Dynamic drivers of disease in Africa: Framework for assessing the economic costs and burdens of zoonotic disease

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Presented by Alexandra Shaw, Ian Scoones, Melissa Leach, Francis Wanyoike and Delia Grace at the EcoHealth 2014 conference, Montreal, Canada, 11-14 August 2014.

Presented by Alexandra Shaw, Ian Scoones, Melissa Leach, Francis Wanyoike and Delia Grace at the EcoHealth 2014 conference, Montreal, Canada, 11-14 August 2014.

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  • 1. Framework for assessing the economic costs and burdens of zoonotic disease Alexandra Shaw, Ian Scoones, Melissa Leach, Francis Wanyoike and Delia Grace EcoHealth 2014 Conference, Montreal, Canada 11-15 August 2014
  • 2. •Zoonoses sicken 2.4 billion people, kill 2.2 million people and affect more than 1 in 7 livestock each year •Cost $9 billion in lost productivity; $25 billion in animal mortality; and $50 billion in human health Costs of zoonotic disease
  • 3. Benefits of controlling zoonoses in animals and along the value chain chain •Credible economic cost benefit studies (n=13) –Average benefit cost ratio 6:1 –Median 4:1 –Range 1.1-19.8 •Implies $85 billion losses could be averted by $21 billion expenditure 4 Ex ante 5 Ex post 6.6 Developing countries 3.7 Developed countries 7.4
  • 4. How can we model disease burden? What do we include in the burden of disease? •Disability-adjusted life years (DALYs) •Economic impact •Society/nation •Personal •Environmental impact?
  • 5. Zoonoses have multiple burdens •Disease in humans •Economic consequences of disease in humans •For people and society •Loss of incomes, and costs for treatments •Disease in animals •Economic consequences of disease in animals •For people and society •Lost production, trade bans
  • 6. Two trade offs 1.Between disease control expenditure and illness in humans and animals 2.Between ecosystem change and disease incidence
  • 7. Missed work/school Less income, lower education Reduced living standards/ reduced nutrition Increased exposure to pathogen/ reduced immune defense Disease The vicious cycle- for people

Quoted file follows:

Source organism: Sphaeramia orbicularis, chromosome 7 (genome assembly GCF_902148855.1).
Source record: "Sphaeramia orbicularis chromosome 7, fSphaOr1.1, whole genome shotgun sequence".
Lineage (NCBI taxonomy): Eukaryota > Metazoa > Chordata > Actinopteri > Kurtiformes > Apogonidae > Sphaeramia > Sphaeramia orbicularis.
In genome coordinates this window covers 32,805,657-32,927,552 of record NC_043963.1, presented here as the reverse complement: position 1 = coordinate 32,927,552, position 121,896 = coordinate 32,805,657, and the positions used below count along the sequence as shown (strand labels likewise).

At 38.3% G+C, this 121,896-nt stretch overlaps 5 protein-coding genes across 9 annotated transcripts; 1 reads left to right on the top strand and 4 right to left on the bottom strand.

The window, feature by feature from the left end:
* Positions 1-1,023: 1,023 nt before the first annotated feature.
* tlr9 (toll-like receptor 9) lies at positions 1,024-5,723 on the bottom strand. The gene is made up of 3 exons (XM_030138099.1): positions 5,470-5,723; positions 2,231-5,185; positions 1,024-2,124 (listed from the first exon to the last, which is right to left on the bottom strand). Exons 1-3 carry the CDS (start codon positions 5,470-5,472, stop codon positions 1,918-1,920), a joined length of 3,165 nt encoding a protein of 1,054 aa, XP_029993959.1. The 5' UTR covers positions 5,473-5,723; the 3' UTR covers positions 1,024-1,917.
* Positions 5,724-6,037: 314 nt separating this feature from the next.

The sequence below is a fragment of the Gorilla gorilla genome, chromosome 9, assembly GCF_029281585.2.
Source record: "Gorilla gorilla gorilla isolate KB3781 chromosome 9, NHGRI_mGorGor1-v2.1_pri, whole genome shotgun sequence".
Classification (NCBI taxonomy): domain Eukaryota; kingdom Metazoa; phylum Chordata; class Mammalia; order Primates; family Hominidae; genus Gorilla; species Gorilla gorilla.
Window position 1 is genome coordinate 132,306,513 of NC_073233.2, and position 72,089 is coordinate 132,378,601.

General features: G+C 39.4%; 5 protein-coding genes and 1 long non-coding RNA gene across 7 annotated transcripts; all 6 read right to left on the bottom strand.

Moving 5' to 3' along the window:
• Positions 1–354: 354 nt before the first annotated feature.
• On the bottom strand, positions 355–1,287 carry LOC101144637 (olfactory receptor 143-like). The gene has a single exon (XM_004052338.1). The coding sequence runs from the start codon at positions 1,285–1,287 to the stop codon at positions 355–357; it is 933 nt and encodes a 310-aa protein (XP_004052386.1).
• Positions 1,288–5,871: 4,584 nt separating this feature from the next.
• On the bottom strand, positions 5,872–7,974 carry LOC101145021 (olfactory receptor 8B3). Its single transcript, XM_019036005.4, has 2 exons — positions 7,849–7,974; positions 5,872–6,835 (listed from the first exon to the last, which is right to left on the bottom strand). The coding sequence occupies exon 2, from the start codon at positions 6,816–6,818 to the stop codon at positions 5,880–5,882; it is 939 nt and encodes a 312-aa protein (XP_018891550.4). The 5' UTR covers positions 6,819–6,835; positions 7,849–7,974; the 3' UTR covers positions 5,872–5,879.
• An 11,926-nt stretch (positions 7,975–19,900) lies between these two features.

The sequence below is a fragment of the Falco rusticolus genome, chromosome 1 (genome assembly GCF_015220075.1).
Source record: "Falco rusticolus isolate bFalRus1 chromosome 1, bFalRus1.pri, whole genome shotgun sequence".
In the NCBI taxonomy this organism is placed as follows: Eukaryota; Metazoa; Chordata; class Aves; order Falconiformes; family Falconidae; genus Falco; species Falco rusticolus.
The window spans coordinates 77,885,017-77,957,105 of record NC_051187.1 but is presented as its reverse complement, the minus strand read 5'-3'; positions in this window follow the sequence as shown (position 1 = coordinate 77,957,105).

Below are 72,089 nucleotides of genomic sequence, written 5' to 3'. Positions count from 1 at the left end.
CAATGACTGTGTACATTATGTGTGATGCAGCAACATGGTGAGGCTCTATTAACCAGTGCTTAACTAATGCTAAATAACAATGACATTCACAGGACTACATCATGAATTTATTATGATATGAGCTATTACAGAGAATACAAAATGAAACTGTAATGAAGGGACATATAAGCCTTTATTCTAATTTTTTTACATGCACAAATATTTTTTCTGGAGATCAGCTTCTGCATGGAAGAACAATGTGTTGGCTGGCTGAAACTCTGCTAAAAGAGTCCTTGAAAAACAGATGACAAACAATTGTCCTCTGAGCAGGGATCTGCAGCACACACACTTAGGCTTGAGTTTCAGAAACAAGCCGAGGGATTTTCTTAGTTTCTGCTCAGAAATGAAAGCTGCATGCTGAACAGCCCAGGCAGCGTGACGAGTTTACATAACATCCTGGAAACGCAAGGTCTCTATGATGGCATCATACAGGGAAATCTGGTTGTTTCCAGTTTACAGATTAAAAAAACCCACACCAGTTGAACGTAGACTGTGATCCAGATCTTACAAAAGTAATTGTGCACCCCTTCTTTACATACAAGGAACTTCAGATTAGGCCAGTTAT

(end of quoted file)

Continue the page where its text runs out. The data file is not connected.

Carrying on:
• 8. How can we model disease burden? •Simplified situation •Assessing what we can assess •Direct economic impacts •Collecting more data on what we don’t know •Creating a framework for assessing economic costs and burdens of zoonotic disease
  • 9. Two aspects of costs of disease 1. Who pays (public or private sector)? 2. How easy is it to quantify them? (availability of information and applicability /availability of market prices).
  • 10. The multiple burdens of zoonotic disease: human, animal and ecosystem health Actors Cost of Illness Cost of prevention Intangible and opportunity costs Private Individual and household (1)Treatment costs (e.g. medication) (2)Loss of household production (1)Risk mitigation such as boiling water, buying filters (1)Disutility of ill health for individual (DALY) (2)Disutility of ill health for friends, family, etc.* Livestock sector (1)Cost of treatment, (2)Herd slaughter, product recall, mortality, morbidity, lower production, loss of exports (1)Costs of increased biosecurity, (2)vaccination, practices and procedures to control disease along the value chain (1)Cost of future emerging diseases* (2)Loss of animal genetic resources. * Public Health (human and animal) (1)Treatment costs (hospital provision, etc.) (2)outbreak costs, movement restrictions, culling, (3)vaccination (1)Risk mitigation such as water fluoridation, vaccination (2)(Disease surveillance, research) (1)Loss of opportunities occasioned by spending on disease prevention and care*a Ecosystem (1)Spill-over into wildlife, (2)loss of ecosystem services (1)Bio-security, avoiding wildlife and vectors, (2)disease surveillance, research Included in DALYs
  • 11. The cost of illness and burden of disease in people- how to measure Information needed Type of data Possible existing sources Further investigations Reported cases of disease Record of individuals diagnosed with disease Hospital and clinic records, national and provincial health statistics May be worth visiting local hospitals and clinics to collect data if it is not summarised at national level Estimate of extent of under- reporting Compare recorded cases with number actually found Published/grey literature (PGL) studies or investigations If field work involves testing people, or finding people with the disease then the prevalence or incidence can be compared to that reported. Often test high risk groups (people with fevers not responding to malaria, people working/living in close contact with relevant animals) Burden of disease in affected individuals (Valued as Disability-adjusted life years – DALYs) Deaths Hospital and clinic records, PGL data on death rates and DALYs – the years of life lost (YLL) component Visit local hospitals and clinics to collect data, ask about it in household interviews Disability PGL studies and interviews and DALY estimates, including relevant disability weights – the years of life lived with disability (YLD) component of the DALY Interview patients and families to find out about length of illness and extent of disability. Impact on household incomes while person is ill Estimated loss of household income generated by the patient during their illness PGL studies Interview patients and families